Can you share a story about the funniest mistake you made when you were first starting? Can you tell us what lesson or take away you learned from that?

When I sold my first piece I was so excited someone wanted to buy it that I skipped a couple of zeros when processing the payment using an online service. I guess both me and the buyer only noticed it days after, neither of us did anything about it!

None of us can be successful without some help along the way. Did you have mentors or cheerleaders who helped you to succeed? Can you tell us a story about their influence?

A bit of a cliché, perhaps, but for me age and experience does it. The more someone has gone through in life the more I feel confident to take their advice, even if their experience seems somehow to relate to a different era. My best advice-giver is my 89 year old Gramma and I wish I listened to her more in the very beginning of my career.

Are there three things the community, society, or politicians can do to help you address the root of the problem you are trying to solve?

Yes, In the scheme of things, I think the power is with us, the consumers. The choices we make have a direct effect on industries and the structure of society. We should all probably be more aware of what we buy. Governments from their side must ban disposing of plastic which will force the industry to come up with creative solutions. This collaboration with Cubitts is a great example of how a community of spectacle makers can come together and realize an eco-concept that benefits all.

How would you articulate how a business can become more profitable by being more sustainable and more environmentally conscious? Can you share a story or example?

In my case with the Lens Light collection using reclaimed lenses as my raw material means free raw material. When creating something from scratch, the material cost has a huge impact on the business. Once this cost is eliminated it frees up resources for profit or other needs within the business. Imagine you never had to buy ingredients to cook at home. Big saving, right? What’s more, this stops the material from being binned, which is the biggest saving.

What are your “5 things I wish someone told me when I first started” and why. Please share a story or example for each.

It is not about who did it first.

Novelty in itself is sometimes meaningless and only produces more junk. Adding value to the existing could be smarter.

Working a lot doesn’t necessarily mean work is better.
I find that the best ideas and solutions come to me when I’m far away from my desk.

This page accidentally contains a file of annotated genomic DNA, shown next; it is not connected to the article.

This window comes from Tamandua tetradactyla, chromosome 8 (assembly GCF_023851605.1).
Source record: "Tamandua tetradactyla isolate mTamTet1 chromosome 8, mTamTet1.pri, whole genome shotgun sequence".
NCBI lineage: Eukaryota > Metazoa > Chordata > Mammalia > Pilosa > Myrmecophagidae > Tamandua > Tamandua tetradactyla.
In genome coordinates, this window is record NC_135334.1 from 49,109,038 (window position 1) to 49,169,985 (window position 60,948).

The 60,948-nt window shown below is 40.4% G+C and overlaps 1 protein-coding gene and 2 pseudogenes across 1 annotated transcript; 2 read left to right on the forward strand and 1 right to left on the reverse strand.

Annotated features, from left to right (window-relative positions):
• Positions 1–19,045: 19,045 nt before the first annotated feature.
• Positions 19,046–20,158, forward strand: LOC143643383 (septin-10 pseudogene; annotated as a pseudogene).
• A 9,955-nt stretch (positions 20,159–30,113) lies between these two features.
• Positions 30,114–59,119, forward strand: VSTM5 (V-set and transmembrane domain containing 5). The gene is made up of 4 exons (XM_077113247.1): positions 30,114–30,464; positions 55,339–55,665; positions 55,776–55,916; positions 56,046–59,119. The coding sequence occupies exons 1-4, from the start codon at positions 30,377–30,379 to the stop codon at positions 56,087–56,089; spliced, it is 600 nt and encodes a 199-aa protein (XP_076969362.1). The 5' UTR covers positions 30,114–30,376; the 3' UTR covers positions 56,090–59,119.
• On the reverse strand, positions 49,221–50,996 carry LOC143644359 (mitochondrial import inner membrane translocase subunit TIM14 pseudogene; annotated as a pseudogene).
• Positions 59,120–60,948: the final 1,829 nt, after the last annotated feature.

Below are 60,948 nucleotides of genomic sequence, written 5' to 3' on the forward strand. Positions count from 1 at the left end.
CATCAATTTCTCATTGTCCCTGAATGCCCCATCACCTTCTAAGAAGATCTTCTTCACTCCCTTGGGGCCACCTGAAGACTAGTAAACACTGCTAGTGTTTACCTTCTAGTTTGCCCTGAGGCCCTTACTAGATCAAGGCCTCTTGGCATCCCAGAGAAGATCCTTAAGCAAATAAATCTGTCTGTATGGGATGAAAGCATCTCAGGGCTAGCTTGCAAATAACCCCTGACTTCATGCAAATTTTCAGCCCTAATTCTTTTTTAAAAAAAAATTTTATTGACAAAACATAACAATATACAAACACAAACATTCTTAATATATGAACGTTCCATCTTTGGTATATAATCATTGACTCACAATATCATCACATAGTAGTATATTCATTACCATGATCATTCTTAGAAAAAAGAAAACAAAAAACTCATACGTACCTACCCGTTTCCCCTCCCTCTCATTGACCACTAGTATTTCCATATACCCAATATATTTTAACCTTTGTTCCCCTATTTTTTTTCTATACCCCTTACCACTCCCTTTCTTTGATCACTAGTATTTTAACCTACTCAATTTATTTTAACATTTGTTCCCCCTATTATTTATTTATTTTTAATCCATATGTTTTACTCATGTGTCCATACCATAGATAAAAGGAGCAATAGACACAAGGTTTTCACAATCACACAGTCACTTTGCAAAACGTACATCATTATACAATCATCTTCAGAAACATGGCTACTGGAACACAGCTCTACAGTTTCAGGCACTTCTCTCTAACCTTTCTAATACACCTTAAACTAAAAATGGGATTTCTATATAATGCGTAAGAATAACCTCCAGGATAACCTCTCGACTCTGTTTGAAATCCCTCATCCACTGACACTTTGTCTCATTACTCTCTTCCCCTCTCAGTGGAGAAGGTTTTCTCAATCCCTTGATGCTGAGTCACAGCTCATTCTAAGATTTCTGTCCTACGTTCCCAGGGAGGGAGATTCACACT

Be prepared to stick to your guns.

If you think that something is not right do not compromise and move on. In the long run problems don’t disappear, they can just be invisible for some time and then come back bigger.

When asking for feedback on your work, instead of ‘what do you think?’, ask ‘what do you think can be improved?’

It took me years to realize it is extremely difficult for people who are close to me to tell me what was wrong in my work.

Take everything with a pinch of salt.

Experiences and processes, in the end of the day, are individual and there’s only so much one can learn from interviews with other people.

If you could tell other young people one thing about why they should consider making a positive impact on our environment or society, like you, what would you tell them?

I think I’d ask them how the air smelled when they got out into the street this morning, or how they enjoyed the temperatures last summer.

Can you please give us your favorite “Life Lesson Quote”? Can you share how that was relevant to you in your life?

“If you build it, they will come” from the film Field of Dreams.

The idea for the Lens Light collection was in my head for some time before I made it. It was difficult for me to even buy into the idea of valuable pieces made of waste myself, let alone convince others in conversation. It was only when I created the first prototypes that I was able to prove the concept and get such interest from the public.

Is there a person in the world, or in the US with whom you would like to have a private breakfast or lunch with, and why? He or she might just see this, especially if we tag them. 🙂

I’m hoping to finish reading all of Walter Isaacson’s biographies about the most creative people of this world before I die. But they are as long as they are brilliant. Maybe he could bring me up to speed over a nice breakfast?

How can our readers follow you online?

I’m a social media outsider but please go to @yair_neuman to see some more of the Lens Light collection.

This was very meaningful, thank you so much. We wish you only continued success on your great work!

Thank you.